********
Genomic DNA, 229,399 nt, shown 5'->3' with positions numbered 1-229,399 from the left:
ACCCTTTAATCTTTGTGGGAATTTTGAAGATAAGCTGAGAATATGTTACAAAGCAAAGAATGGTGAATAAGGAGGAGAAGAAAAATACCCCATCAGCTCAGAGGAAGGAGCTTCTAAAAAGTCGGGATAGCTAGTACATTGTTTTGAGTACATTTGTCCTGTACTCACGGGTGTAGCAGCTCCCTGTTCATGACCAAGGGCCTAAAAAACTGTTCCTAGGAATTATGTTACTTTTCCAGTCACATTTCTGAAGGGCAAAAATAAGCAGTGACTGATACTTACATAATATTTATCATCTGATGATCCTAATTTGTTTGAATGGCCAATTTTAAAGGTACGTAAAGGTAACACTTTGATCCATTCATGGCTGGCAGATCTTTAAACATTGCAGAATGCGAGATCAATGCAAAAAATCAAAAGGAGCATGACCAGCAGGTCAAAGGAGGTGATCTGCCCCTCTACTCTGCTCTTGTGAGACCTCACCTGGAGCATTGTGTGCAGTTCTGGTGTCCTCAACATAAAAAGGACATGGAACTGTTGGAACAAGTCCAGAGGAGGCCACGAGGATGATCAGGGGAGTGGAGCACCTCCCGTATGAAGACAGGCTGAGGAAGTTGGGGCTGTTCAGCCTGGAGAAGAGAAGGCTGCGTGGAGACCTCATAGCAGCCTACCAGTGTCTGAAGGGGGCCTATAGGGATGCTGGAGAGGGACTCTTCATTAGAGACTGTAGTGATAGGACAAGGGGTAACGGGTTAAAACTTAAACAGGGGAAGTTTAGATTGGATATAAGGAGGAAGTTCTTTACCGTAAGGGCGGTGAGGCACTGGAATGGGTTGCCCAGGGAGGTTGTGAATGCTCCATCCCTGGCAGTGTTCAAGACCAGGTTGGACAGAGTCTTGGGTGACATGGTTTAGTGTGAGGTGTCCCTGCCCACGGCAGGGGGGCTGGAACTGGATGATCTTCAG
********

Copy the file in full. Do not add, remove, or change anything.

Genomic DNA, 229,399 nt, shown 5'->3' with positions numbered 1-229,399 from the left:
ACCCTTTAATCTTTGTGGGAATTTTGAAGATAAGCTGAGAATATGTTACAAAGCAAAGAATGGTGAATAAGGAGGAGAAGAAAAATACCCCATCAGCTCAGAGGAAGGAGCTTCTAAAAAGTCGGGATAGCTAGTACATTGTTTTGAGTACATTTGTCCTGTACTCACGGGTGTAGCAGCTCCCTGTTCATGACCAAGGGCCTAAAAAACTGTTCCTAGGAATTATGTTACTTTTCCAGTCACATTTCTGAAGGGCAAAAATAAGCAGTGACTGATACTTACATAATATTTATCATCTGATGATCCTAATTTGTTTGAATGGCCAATTTTAAAGGTACGTAAAGGTAACACTTTGATCCATTCATGGCTGGCAGATCTTTAAACATTGCAGAATGCGAGATCAATGCAAAAAATCAAAAGGAGCATGACCAGCAGGTCAAAGGAGGTGATCTGCCCCTCTACTCTGCTCTTGTGAGACCTCACCTGGAGCATTGTGTGCAGTTCTGGTGTCCTCAACATAAAAAGGACATGGAACTGTTGGAACAAGTCCAGAGGAGGCCACGAGGATGATCAGGGGAGTGGAGCACCTCCCGTATGAAGACAGGCTGAGGAAGTTGGGGCTGTTCAGCCTGGAGAAGAGAAGGCTGCGTGGAGACCTCATAGCAGCCTACCAGTGTCTGAAGGGGGCCTATAGGGATGCTGGAGAGGGACTCTTCATTAGAGACTGTAGTGATAGGACAAGGGGTAACGGGTTAAAACTTAAACAGGGGAAGTTTAGATTGGATATAAGGAGGAAGTTCTTTACCGTAAGGGCGGTGAGGCACTGGAATGGGTTGCCCAGGGAGGTTGTGAATGCTCCATCCCTGGCAGTGTTCAAGACCAGGTTGGACAGAGTCTTGGGTGACATGGTTTAGTGTGAGGTGTCCCTGCCCACGGCAGGGGGGCTGGAACTGGATGATCTTCAG